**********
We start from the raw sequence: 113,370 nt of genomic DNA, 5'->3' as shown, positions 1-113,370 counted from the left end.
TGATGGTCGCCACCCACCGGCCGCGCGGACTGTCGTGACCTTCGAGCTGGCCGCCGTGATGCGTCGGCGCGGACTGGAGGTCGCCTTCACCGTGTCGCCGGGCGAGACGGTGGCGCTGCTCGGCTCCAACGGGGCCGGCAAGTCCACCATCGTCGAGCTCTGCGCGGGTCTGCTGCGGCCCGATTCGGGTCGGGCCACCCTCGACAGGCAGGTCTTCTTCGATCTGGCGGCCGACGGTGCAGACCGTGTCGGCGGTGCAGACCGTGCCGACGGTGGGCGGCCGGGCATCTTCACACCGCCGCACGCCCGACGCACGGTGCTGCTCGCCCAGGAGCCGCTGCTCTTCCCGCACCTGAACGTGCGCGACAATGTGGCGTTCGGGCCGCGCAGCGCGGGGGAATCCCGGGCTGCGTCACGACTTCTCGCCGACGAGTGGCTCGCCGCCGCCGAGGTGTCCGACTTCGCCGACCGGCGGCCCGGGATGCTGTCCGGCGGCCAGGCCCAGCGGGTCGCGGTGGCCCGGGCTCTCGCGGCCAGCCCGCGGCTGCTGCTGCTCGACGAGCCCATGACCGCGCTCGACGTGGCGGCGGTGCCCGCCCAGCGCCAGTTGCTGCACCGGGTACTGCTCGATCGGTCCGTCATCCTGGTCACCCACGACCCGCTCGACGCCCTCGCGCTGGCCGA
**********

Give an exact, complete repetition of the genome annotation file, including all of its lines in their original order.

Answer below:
We start from the raw sequence: 113,370 nt of genomic DNA, 5'->3' as shown, positions 1-113,370 counted from the left end.
TGATGGTCGCCACCCACCGGCCGCGCGGACTGTCGTGACCTTCGAGCTGGCCGCCGTGATGCGTCGGCGCGGACTGGAGGTCGCCTTCACCGTGTCGCCGGGCGAGACGGTGGCGCTGCTCGGCTCCAACGGGGCCGGCAAGTCCACCATCGTCGAGCTCTGCGCGGGTCTGCTGCGGCCCGATTCGGGTCGGGCCACCCTCGACAGGCAGGTCTTCTTCGATCTGGCGGCCGACGGTGCAGACCGTGTCGGCGGTGCAGACCGTGCCGACGGTGGGCGGCCGGGCATCTTCACACCGCCGCACGCCCGACGCACGGTGCTGCTCGCCCAGGAGCCGCTGCTCTTCCCGCACCTGAACGTGCGCGACAATGTGGCGTTCGGGCCGCGCAGCGCGGGGGAATCCCGGGCTGCGTCACGACTTCTCGCCGACGAGTGGCTCGCCGCCGCCGAGGTGTCCGACTTCGCCGACCGGCGGCCCGGGATGCTGTCCGGCGGCCAGGCCCAGCGGGTCGCGGTGGCCCGGGCTCTCGCGGCCAGCCCGCGGCTGCTGCTGCTCGACGAGCCCATGACCGCGCTCGACGTGGCGGCGGTGCCCGCCCAGCGCCAGTTGCTGCACCGGGTACTGCTCGATCGGTCCGTCATCCTGGTCACCCACGACCCGCTCGACGCCCTCGCGCTGGCCGA